Harrison Hot Springs Elementary School issued this apology following the announcement of plans to film a music video of students wearing red and white, singing ‘O Canada’ for the village’s upcoming virtual Canada Day celebration. The filming has since been canceled until further notice. (Facebook/Harrison Hot Springs Elementary
Harrison Elementary apologizes, cancels ‘O Canada’ filming amid grief over Indigenous lives lost

Officials called the timing of the ‘O Canada’ music video ‘disrespectful’, cancelled plans

At an outdoor drive-in convocation ceremony, Mount Royal University bestows an honorary Doctor of Laws on Blackfoot Elder and residential school survivor Clarence Wolfleg in Calgary on Tuesday, June 8, 2021. THE CANADIAN PRESS/Jeff McIntosh
‘You didn’t get the best of me’: Residential school survivor gets honorary doctorate

Clarence Wolfleg receives honorary doctorate from Mount Royal University, the highest honour the school gives out

The Queen Victoria statue at the B.C. legislature was splattered with what looks like red paint on Friday. (Nicole Crescenzi/News Staff)
Queen Victoria statue at B.C. legislature vandalized Friday

Statue splattered with red paint by old growth forest proponents

Police cars are seen parked outside Vancouver Police Department headquarters on Saturday, January 9, 2021. THE CANADIAN PRESS/Darryl Dyck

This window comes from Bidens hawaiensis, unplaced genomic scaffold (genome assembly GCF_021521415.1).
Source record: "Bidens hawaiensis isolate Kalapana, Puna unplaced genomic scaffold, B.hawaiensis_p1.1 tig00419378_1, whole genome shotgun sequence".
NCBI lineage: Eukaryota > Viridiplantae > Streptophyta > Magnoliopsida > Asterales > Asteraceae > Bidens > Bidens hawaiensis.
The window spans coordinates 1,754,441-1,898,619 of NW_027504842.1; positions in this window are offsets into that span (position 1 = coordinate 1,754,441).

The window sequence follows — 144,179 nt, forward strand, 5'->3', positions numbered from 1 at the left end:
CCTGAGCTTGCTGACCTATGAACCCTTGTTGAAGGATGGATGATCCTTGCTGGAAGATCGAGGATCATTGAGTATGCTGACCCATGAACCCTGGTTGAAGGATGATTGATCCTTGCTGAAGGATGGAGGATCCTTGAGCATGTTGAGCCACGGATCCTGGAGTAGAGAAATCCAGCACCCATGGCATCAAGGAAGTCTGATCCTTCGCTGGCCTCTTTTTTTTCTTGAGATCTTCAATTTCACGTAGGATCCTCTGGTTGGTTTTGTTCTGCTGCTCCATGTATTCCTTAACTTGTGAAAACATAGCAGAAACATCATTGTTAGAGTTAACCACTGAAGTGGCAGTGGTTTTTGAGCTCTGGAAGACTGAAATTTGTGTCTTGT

Vancouver police officer charged with assault during an arrest in 2019

The service has released no other details about the allegations

Denmark’s Christian Eriksen receives medical attention after collapsing during the Euro 2020 soccer championship group B match between Denmark and Finland at Parken stadium in Copenhagen, Saturday, June 12, 2021. (AP Photo/Martin Meissner, Pool)
Denmark soccer player Christian Eriksen collapses during game against Finland

Eriksen was given chest compressions after collapsing on the field during a European Championship

Join Black Press Media and Do Some Good
Join Black Press Media and Do Some Good

Pay it Forward program supports local businesses in their community giving

Cannabis bought in British Columbia (Ashley Wadhwani/Black Press Media)
Is it time to start thinking about greener ways to package cannabis?

Packaging suppliers are still figuring eco-friendly and affordable packaging options that fit the mandates of Cannabis Regulations

Members of the Department of Fisheries and Oceans’ Marine Mammal Response Program rescued an adult humpback what that was entangled in commercial fishing gear in the waters off of Entrance Island on Thursday, June 10. (Photo courtesy Marine Mammal Response Program)
Rescuers free humpback ‘anchored’ down by prawn traps off Vancouver Island

Department of Fisheries and Oceans responders spend hours untangling whale

As stories of the horrors of residential schools circulate after the Tk’emlups te Secwepemc First Nation announced it had located what are believed to be the remains of 215 children, Grand Chief Stewart Phillip of the Union of B.C. Indian Chiefs said he feels a connection with the former students. THE CANADIAN PRESS/Darryl Dyck
2 sides of the same coin: Ex-foster kids identify with residential school survivors

Grand Chief Stewart Phillip says the child welfare system takes Indigenous children from their families

Most Read